Sometimes we can be held back from the spiritual renewal offered through Lent by a primal emotion that keeps faith from flourishing: fear. Fear is a crucial response in human life to protect us from physical, emotional and even spiritual threats, but misplaced spiritual fear can keep us from living out the Gospel call to faith. Debilitating spiritual fear can emerge from two seemingly disparate sources.
On the one hand, fear can emerge from the anxiety that the hard work, the penance, the suffering, the choosing of God’s way over our own way is simply not worth it. Concerns might surface that faith is a smokescreen for meaninglessness, for suckers who cannot accept the hard reality of nothingness at the core of human existence. On the other hand, there can exist a fear that does not question the reality of God, but questions whether we are worthy to stand before God, whether we are acceptable to God as we are and whether, finally, we deserve God’s love.
The Second Letter to Timothy presents Paul speaking to “my beloved child,” Timothy, asking him to “rekindle the gift of God” that was given to him. Timothy is reminded that “God did not give us a spirit of cowardice, but rather a spirit of power and of love and of self-discipline. Do not be ashamed, then, of the testimony about our Lord or of me his prisoner, but join with me in suffering for the gospel, relying on the power of God” (1:7-8). Paul’s challenge to Timothy gets to the heart of the first form of fear that can strike even the boldest of believers. Is it truly worth it to suffer? To be imprisoned, persecuted, or mocked for my faith and belief? Is it worth turning from the pleasures of wealth and success to serve those in need or challenge the engines of power? What if I am wrong about all this?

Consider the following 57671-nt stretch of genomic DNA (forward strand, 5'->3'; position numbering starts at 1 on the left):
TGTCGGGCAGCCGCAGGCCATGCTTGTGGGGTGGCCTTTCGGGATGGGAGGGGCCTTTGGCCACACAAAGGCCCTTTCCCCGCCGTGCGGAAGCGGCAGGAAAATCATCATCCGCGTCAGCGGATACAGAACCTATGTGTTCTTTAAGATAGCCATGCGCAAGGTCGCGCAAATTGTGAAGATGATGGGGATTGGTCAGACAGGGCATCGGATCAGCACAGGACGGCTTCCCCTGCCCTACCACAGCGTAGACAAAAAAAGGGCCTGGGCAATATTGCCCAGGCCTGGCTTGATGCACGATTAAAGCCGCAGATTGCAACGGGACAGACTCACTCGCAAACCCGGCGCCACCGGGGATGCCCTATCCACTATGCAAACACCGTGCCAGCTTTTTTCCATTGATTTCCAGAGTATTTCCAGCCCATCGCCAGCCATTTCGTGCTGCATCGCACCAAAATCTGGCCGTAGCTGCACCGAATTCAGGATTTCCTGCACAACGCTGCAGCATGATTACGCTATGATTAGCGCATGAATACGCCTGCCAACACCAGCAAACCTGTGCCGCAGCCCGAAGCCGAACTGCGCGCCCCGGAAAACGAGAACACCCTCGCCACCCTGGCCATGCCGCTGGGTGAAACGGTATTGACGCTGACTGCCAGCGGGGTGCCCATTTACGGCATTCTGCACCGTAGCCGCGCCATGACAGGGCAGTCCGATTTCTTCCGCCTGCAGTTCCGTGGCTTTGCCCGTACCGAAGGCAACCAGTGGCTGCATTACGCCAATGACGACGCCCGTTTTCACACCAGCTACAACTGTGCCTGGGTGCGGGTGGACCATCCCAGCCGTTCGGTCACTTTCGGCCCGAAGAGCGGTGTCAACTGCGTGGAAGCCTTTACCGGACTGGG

Whether Timothy had in fact lost the flame of his faith or adopted a “spirit of cowardice” or was “ashamed,” the context suggests that in light of human setbacks, loss and suffering, even established faith can be shaken by fear. The letter does not deny the possibility that such fears are at work in us but directs us to the experiences of power, love and self-discipline that emerge from faith in God. Fear is not countered with theological arguments, but by asking Timothy to “join with me in suffering for the Gospel.” It is in following the path of Jesus that faith dissipates fear through the experience of the reality of God’s grace.
Others, though, might not be stymied by down-to-earth human fears but by the power of God’s presence and glory. If it is the experience of God’s grace that casts out fear, would not an encounter with the living God allow us to grasp the promises of God without question and grow in faith? There is a proper fear or awe that emerges in an encounter with God, but it, too, can lead to a sense of spiritual unworthiness. When the glory of Jesus transfigured shone before the apostles and they heard the voice of God identify Jesus as “my son, the beloved,” this spiritual experience drove them to their knees because they “were overcome by fear.” Divine glory drives sinful human beings to their knees, makes clear our weaknesses and sometimes makes us wish God would just leave us alone. Jesus, though, reaches out to his apostles saying, “Get up, and do not be afraid.”
Whether we fear that faith is meaningless or that we are meaningless, it is ultimately our experience of God that reveals God’s love for us and burns away the fog of fear. These experiences might come in the most humble of circumstances, by serving someone in need or listening to a friend in distress or in the most profound encounter with the living God. But if our fears tell us either that our faith has no substance or that we are not worthy of God’s love, it is time for us to reach out and grasp the hand of Jesus. Have no fear, for his hand outstretched to us allows us to stand in the presence of God, for God has come to save us, knowing fully our weakness and sin.